Wattlebirds

Soon after my visit to Southern states in December 2017 I wrote about “honeyeaters and their next-nearest kin, mainly because I have … seen species which don’t live around Townsville” and I’m doing it again now.

Wattlebirds are the Southern equivalent of our Friarbirds: big, noisy, gregarious (and often aggressive) honeyeaters. The Red and Yellow are the largest of five species at 38-48 and 31-39cm respectively; the Yellow (Anthocaera paradoxa) is restricted to Tasmania but the Red (A. carunculata) occupies a broad coastal arc from Shark Bay in the West to Brisbane.

wattledird on bottlebrush
Yellow Wattlebird in a South Hobart garden

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Melbourne Zoo

My holidays took me to Melbourne and Hobart in the last few weeks and on Good Friday I enjoyed a ramble around the Melbourne Zoo, a place I first visited as a rather small child. It has changed for the better in many ways since then but the layout is still a labyrinth which rewards aimless wandering but can frustrate the targeted search for a particular exhibit. Never mind – we enjoyed all we did see and ran out of time before we ran out of things we wanted to see. The selection of photos above is almost as haphazard as our route: out of the creatures we saw, these let me get reasonable portraits without waiting too long. As usual, clicking on the thumbnail will take you to a bigger image.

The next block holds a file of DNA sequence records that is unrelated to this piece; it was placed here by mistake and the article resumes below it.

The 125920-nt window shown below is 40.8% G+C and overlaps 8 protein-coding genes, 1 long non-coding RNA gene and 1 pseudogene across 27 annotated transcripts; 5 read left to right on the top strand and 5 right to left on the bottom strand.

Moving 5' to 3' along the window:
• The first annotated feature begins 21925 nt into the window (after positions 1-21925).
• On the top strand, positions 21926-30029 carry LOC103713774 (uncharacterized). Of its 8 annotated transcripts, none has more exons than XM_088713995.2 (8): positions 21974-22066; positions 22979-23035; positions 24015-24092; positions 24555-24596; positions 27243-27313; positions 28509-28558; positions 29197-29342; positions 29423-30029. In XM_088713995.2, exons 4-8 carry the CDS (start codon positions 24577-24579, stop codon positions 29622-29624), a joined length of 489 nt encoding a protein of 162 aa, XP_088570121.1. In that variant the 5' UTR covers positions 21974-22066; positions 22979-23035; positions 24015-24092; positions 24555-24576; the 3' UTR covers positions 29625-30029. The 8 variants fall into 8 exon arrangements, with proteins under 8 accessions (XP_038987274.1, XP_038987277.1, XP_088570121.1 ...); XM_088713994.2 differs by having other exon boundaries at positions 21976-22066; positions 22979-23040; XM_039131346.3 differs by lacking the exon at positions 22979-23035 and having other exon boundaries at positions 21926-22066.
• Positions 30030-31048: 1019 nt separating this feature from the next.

The biggest improvement during my lifetime must be in the conditions the animals are kept in, but it is good to see the emphasis on conservation:

How the zoo proclaims its primary role
How the zoo proclaims its primary role